He was generous and supportive of our community in ways too numerous to mention. With former Chancellor Richard Herman, for example, he made the initial gift to fund Illinois Promise, a program to help minority and first-in-the-family college students graduate from the University of Illinois without debt.
His family has provided 92 scholarships to DACC students over the years.
He and his wife Sybil funded several initiatives at Mervis' alma mater. They established the chair in Jewish Culture and the Arts in the Robert and Sandra Borns Jewish Studies Program at Indiana University, his beloved alma mater. In addition, he has funded four scholarships in the Borns program. A scholarship at the Kelley School of Business was funded in his name, as a gift from his children.
Lou was awarded many honors over the years, including being chosen Danville's First Citizen in 1978 at age 44. He and his wife are the only husband-wife team to be so honored. He received the Jaycees Distinguished Service Award and was recognized by the National Association of State School Boards as one of three outstanding school board members in the United States. The Mervises were honored by the Danville District 118 School Foundation in 2002. As a couple, they were inducted into the first Vermilion County Business Hall of Fame in 2012, as Founders at the Danville Area Community College Founders Day in 2013, and were awarded the IU Foundation President's Medallion by Indiana University in May 2013.
In May 2017 Lou was one of two leaders to be awarded the first honorary Associate degree from Danville Area Community College for his service to the success of the college.
Known for his integrity, community-minded selflessness, and tireless, passionate commitment to this area, Lou was a leader sought by many who wanted to emulate and learn from him.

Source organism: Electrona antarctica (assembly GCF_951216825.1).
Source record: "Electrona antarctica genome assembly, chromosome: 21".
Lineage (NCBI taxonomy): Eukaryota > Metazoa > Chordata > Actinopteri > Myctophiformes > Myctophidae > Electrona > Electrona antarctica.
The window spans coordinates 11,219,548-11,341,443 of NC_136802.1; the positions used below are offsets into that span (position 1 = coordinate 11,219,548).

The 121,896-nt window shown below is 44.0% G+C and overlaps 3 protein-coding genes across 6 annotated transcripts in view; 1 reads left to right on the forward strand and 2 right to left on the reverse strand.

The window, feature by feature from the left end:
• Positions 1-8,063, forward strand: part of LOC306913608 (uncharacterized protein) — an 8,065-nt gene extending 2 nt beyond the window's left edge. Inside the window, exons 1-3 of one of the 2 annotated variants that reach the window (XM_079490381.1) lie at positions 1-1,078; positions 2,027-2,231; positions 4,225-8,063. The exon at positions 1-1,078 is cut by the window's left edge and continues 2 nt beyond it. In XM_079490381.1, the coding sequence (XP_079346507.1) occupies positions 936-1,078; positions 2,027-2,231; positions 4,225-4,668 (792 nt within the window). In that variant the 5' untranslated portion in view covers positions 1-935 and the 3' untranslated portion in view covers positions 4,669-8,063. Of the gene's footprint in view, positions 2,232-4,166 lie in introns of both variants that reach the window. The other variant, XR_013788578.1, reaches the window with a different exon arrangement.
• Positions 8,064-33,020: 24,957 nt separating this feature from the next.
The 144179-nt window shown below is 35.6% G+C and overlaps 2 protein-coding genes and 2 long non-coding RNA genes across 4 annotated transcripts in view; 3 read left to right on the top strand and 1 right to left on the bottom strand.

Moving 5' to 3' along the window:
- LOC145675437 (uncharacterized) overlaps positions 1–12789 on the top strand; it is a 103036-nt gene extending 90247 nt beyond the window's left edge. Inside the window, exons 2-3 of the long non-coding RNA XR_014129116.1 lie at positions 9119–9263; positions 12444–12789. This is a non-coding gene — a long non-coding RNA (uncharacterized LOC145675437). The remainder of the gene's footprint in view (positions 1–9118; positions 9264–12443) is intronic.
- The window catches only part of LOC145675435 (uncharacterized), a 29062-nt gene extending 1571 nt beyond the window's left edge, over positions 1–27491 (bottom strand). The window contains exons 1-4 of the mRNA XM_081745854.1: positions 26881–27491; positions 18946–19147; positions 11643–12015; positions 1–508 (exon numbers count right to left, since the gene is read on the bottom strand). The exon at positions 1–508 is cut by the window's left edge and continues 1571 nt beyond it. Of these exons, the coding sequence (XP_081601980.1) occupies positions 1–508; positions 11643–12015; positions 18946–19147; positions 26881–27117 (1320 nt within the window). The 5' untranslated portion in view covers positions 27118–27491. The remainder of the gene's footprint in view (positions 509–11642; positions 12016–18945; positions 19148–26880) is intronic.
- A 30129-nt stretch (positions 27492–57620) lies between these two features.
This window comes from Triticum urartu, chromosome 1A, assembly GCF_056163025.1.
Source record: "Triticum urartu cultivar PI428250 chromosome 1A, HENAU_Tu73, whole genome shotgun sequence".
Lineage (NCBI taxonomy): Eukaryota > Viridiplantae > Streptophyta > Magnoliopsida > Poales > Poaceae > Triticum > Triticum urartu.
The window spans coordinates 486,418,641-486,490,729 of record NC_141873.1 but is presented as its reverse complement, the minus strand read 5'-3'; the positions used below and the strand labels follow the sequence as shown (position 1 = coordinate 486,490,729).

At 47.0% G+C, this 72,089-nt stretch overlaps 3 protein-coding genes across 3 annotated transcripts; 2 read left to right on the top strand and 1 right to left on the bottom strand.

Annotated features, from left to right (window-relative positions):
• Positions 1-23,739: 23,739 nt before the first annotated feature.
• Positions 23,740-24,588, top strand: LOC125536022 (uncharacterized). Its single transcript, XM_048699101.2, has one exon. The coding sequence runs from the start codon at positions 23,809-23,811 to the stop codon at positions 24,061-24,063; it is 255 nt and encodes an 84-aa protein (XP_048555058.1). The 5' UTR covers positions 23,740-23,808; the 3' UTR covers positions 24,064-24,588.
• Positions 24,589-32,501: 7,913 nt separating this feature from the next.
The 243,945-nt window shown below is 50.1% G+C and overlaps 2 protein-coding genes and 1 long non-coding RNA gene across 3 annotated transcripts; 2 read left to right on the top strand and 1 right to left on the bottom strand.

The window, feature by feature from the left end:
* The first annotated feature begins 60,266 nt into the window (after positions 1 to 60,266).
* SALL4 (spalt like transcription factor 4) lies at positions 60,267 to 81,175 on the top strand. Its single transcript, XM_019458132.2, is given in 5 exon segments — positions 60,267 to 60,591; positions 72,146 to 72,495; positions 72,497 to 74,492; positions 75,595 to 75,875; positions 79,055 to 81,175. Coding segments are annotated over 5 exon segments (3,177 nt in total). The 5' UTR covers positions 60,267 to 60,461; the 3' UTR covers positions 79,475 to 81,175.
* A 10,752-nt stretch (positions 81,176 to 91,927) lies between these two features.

Consequently, he was always available as a sounding board for those who needed to figure out knotty community problems. When asked to describe their father, his children used these adjectives: community-minded, brilliant, caring, passionate, engaged, principled, committed, energetic, selfless, tireless, and humble.
Mervis' pleasures in life were enjoying his family, being a proud alumnus of Indiana University, watching the Chicago Bears, listening to classical music, and relaxing in the quietude of Riverbend, his home in the countryside. He enjoyed tennis with his favorite partners, Coach Paul Shebby and Bill Stuebe.
Lou was a member of Congregation Anshe Knesset Israel in Danville for 80 years until it closed; Congregation Shaarey Tefila in Carmel, Ind., and the Standard Club in Chicago.
Lou was married to the former Sybil Stern in Bloomington, Ill., on August 10, 1958. They had four sons and a daughter: Adam married to Laurel Kroack, Phillip married to Sheryl Facktor, Michael married to Julie Weisfeld, Joshua married to Lynn Eicken, and Ellen married to Liam Tully. In addition, they helped raise three others: Jeffrey Cohodes, Pavel Nejezchleb, and Carla DuChene.
Surviving "Papa" are 12 outstanding grandchildren who are already starting to follow Mervis' example in leadership: Alec, Devon, and Audra from the union of Adam and Laurel; Isaac, Joseph, Sam and Gabriel from the union of Michael and Julie; and Zoe, Gideon, Solomon, Meira and Camille from the union of Joshua and Lynn. In addition, his sister Jacqueline Mack and her husband Dr. Ted Silberstein survive him.
He was preceded in death by his parents and his older sister Selma Young.
Visitation will be 2-8 p.m. Tuesday, October 10, at Sunset Funeral Home, 3940 N. Vermilion St., in Danville. Parking will be available in the Walmart parking lot during visitation and the service. Shuttle service will be provided by Sunset.
Services will be conducted by Rabbi Barry Marks of Springfield at Ridgeview Baptist Church, 3838 N. Vermilion St., in Danville at 11 a.m. Wednesday, October 11. Burial will follow in the Jewish cemetery at Spring Hill Cemetery.
In lieu of flowers, memorials may be made to the Hillel Building Fund at Indiana University, the Endowment Fund for the Boys and Girls Club of Danville or the Danville Symphony Orchestra Foundation.
Published on October 9, 2017